It was Oscar Levant who uttered the famous line: “I knew Doris Day before she was a virgin.”
In a way it was a backhanded compliment to a woman who represented in most of her film roles an image of chastity and virtue that was once mostly promoted in American culture, though not always practiced in private lives, including hers.
Day, who died last Monday at age 97, became a friend late in her life.
The circumstance involved radio talk show host Rush Limbaugh and his mother. Limbaugh had once mentioned how few Republicans and conservatives there are in Hollywood. He said Doris Day was one of them and that she and his mother had become friends.
I had always loved Day’s music and many of her films, especially the few dramatic roles she played, as in “The Man Who Knew Too Much,” co-starring Jimmy Stewart, and my personal favorite, “Love Me or Leave Me,” the story of singer Ruth Etting, co-starring James Cagney.
She even adopted a “ducktail” hairstyle for her role in “The Pajama Game,” which many teenage girls at the time copied in beauty shops across the country. Boys got their ducktail inspiration from other films.
I asked Rush if I could speak to his mother and he gave me her contact information. She called Day, who said she was a fan of mine (who knew?), and would love to meet me.
So, my wife and I flew to California and we met at a local restaurant in Carmel and later at her home where she kept many of her dogs in bedrooms others might have used for their children. She regarded animals as her children.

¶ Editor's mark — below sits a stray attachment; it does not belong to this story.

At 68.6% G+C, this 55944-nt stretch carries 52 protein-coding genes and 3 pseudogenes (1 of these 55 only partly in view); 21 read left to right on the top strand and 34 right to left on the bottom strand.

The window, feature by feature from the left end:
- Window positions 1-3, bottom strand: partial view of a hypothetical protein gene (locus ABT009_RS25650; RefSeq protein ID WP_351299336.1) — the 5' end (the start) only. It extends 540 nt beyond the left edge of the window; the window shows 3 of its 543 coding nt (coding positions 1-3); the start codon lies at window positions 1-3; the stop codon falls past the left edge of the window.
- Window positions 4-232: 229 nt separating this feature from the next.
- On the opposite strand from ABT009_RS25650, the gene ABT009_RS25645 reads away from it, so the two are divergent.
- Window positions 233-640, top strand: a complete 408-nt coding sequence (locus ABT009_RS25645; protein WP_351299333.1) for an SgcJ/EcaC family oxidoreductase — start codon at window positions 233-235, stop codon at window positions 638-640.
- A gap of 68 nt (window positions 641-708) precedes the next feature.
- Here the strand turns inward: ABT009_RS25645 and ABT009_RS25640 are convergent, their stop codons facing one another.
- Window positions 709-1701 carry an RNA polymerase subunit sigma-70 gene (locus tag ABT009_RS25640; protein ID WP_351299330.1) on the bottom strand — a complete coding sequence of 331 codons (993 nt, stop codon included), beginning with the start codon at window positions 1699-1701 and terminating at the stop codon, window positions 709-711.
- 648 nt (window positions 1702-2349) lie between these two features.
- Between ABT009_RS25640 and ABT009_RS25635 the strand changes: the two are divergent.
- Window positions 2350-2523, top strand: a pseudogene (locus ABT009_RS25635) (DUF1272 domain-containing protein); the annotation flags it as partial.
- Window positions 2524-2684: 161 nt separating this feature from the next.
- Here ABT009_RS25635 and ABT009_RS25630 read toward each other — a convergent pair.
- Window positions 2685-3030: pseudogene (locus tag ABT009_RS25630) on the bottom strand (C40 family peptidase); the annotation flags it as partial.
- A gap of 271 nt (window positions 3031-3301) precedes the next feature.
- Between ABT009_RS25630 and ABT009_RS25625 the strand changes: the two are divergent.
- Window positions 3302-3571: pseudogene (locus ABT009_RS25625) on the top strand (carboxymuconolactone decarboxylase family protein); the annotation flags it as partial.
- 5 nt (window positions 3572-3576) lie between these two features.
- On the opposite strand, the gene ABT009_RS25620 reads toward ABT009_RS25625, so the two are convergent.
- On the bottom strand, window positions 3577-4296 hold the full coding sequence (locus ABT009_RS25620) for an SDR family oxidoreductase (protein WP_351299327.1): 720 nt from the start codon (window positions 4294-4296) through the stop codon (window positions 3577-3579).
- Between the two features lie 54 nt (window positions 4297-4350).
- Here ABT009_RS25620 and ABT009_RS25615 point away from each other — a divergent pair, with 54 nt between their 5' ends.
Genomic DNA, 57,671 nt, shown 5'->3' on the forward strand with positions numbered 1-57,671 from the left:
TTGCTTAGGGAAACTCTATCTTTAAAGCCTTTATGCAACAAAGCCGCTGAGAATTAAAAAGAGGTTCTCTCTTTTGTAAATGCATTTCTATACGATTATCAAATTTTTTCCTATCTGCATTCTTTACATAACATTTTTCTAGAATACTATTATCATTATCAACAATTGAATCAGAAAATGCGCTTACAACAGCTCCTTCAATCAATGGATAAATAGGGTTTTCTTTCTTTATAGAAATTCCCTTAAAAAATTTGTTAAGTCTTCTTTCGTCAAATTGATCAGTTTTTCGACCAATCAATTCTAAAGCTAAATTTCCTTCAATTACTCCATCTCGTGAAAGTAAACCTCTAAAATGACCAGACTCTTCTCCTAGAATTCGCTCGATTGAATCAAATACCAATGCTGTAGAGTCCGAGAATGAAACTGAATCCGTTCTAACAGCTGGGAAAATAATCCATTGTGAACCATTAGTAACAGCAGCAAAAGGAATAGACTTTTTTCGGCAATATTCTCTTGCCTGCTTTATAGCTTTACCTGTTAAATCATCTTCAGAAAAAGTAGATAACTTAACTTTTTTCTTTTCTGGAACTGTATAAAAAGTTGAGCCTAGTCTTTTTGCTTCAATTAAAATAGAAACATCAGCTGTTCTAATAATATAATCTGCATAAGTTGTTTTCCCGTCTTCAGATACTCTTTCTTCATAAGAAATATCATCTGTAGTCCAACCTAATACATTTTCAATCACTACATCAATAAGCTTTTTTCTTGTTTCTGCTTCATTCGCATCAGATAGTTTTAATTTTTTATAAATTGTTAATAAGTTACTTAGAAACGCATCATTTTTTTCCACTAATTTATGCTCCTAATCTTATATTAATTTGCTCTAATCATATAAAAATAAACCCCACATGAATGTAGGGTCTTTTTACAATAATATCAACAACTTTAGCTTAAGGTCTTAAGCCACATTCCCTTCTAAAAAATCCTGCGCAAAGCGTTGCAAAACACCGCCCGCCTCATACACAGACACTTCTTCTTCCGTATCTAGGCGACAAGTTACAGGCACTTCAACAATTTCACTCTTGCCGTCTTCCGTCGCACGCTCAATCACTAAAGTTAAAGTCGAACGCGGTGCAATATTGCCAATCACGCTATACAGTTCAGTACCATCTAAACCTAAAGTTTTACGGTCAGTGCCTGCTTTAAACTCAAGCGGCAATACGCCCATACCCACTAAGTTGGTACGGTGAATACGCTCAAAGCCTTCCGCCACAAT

There we were regaled with the kind of stories I love to hear about show business people. After all, “there are no people like show people,” as Irving Berlin wrote.
The most fascinating story was when Doris said she never listened to playbacks of her songs after she recorded them. But then her son, Terry Melcher, informed her that a German company had re-mastered many of her songs and put them in a beautiful box set.
He brought the box to her, along with a CD player and left them. One night after putting her dogs to bed, she went to the refrigerator, poured a glass of white wine, put on one of the CDs, “and I danced around the room.”
I responded, “I wish I had been there to dance with you.”
As obituary writers and she herself noted, many of the virginal roles she played were not the real her. Married four times, including to one husband who ruined her financially (her son managed to restore her fortunes), she was more a symbol of virtue than its best example. But the same could be said of many of us.
In her songs every word is understandable, unlike much of the noise that passes for contemporary popular music today. Her songs promote love, kindness, and joy. Even the sadder ones don’t seem to sound as sad when she sings them.
One of the great benefits of being part of a profession called journalism is the people one gets to meet. Presidents and other politicians are on my list, but my favorites are the performers, because they help people forget everything else and often lift their spirits to new heights of joy and delight.
Doris Day took me on a “sentimental journey” from which I don’t think I shall ever return.
On that boxed set of her songs from 1951 to 1955, called “Secret Love,” she inscribed: “Love you, Cal. I’m so glad we met.”
Me, too, Doris. Me, too.
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